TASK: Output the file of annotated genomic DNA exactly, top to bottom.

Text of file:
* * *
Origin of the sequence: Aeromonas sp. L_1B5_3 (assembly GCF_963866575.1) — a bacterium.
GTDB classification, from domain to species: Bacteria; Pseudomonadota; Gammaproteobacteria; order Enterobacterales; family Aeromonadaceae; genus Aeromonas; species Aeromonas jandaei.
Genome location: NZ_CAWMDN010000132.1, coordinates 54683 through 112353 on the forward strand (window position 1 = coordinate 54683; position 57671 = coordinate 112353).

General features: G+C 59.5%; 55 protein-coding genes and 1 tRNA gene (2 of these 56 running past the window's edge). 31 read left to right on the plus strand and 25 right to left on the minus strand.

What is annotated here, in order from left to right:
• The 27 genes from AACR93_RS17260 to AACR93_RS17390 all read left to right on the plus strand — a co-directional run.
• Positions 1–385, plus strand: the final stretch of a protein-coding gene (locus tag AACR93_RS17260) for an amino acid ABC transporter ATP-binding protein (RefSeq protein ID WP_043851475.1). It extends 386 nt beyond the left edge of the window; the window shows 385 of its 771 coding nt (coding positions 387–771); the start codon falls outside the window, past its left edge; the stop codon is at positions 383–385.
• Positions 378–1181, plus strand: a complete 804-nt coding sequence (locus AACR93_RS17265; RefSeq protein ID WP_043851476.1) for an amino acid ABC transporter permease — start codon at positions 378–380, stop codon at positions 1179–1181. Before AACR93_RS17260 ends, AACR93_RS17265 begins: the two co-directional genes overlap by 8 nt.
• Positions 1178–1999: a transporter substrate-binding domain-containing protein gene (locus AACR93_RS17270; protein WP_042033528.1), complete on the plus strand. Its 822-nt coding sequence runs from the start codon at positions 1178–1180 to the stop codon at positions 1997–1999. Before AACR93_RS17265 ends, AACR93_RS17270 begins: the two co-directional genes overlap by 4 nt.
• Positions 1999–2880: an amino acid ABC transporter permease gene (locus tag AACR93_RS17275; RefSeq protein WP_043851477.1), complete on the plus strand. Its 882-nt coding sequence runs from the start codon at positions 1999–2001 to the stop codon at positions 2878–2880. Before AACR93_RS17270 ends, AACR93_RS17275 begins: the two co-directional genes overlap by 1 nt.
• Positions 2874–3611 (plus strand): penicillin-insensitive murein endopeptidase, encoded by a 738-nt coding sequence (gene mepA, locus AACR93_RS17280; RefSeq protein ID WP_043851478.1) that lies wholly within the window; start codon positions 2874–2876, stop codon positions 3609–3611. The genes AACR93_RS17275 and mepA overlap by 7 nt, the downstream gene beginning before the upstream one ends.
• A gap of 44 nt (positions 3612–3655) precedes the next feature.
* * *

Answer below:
Origin of the sequence: Aeromonas sp. L_1B5_3 (assembly GCF_963866575.1) — a bacterium.
GTDB classification, from domain to species: Bacteria; Pseudomonadota; Gammaproteobacteria; order Enterobacterales; family Aeromonadaceae; genus Aeromonas; species Aeromonas jandaei.
Genome location: NZ_CAWMDN010000132.1, coordinates 54683 through 112353 on the forward strand (window position 1 = coordinate 54683; position 57671 = coordinate 112353).

General features: G+C 59.5%; 55 protein-coding genes and 1 tRNA gene (2 of these 56 running past the window's edge). 31 read left to right on the plus strand and 25 right to left on the minus strand.

What is annotated here, in order from left to right:
• The 27 genes from AACR93_RS17260 to AACR93_RS17390 all read left to right on the plus strand — a co-directional run.
• Positions 1–385, plus strand: the final stretch of a protein-coding gene (locus tag AACR93_RS17260) for an amino acid ABC transporter ATP-binding protein (RefSeq protein ID WP_043851475.1). It extends 386 nt beyond the left edge of the window; the window shows 385 of its 771 coding nt (coding positions 387–771); the start codon falls outside the window, past its left edge; the stop codon is at positions 383–385.
• Positions 378–1181, plus strand: a complete 804-nt coding sequence (locus AACR93_RS17265; RefSeq protein ID WP_043851476.1) for an amino acid ABC transporter permease — start codon at positions 378–380, stop codon at positions 1179–1181. Before AACR93_RS17260 ends, AACR93_RS17265 begins: the two co-directional genes overlap by 8 nt.
• Positions 1178–1999: a transporter substrate-binding domain-containing protein gene (locus AACR93_RS17270; protein WP_042033528.1), complete on the plus strand. Its 822-nt coding sequence runs from the start codon at positions 1178–1180 to the stop codon at positions 1997–1999. Before AACR93_RS17265 ends, AACR93_RS17270 begins: the two co-directional genes overlap by 4 nt.
• Positions 1999–2880: an amino acid ABC transporter permease gene (locus tag AACR93_RS17275; RefSeq protein WP_043851477.1), complete on the plus strand. Its 882-nt coding sequence runs from the start codon at positions 1999–2001 to the stop codon at positions 2878–2880. Before AACR93_RS17270 ends, AACR93_RS17275 begins: the two co-directional genes overlap by 1 nt.
• Positions 2874–3611 (plus strand): penicillin-insensitive murein endopeptidase, encoded by a 738-nt coding sequence (gene mepA, locus AACR93_RS17280; RefSeq protein ID WP_043851478.1) that lies wholly within the window; start codon positions 2874–2876, stop codon positions 3609–3611. The genes AACR93_RS17275 and mepA overlap by 7 nt, the downstream gene beginning before the upstream one ends.
• A gap of 44 nt (positions 3612–3655) precedes the next feature.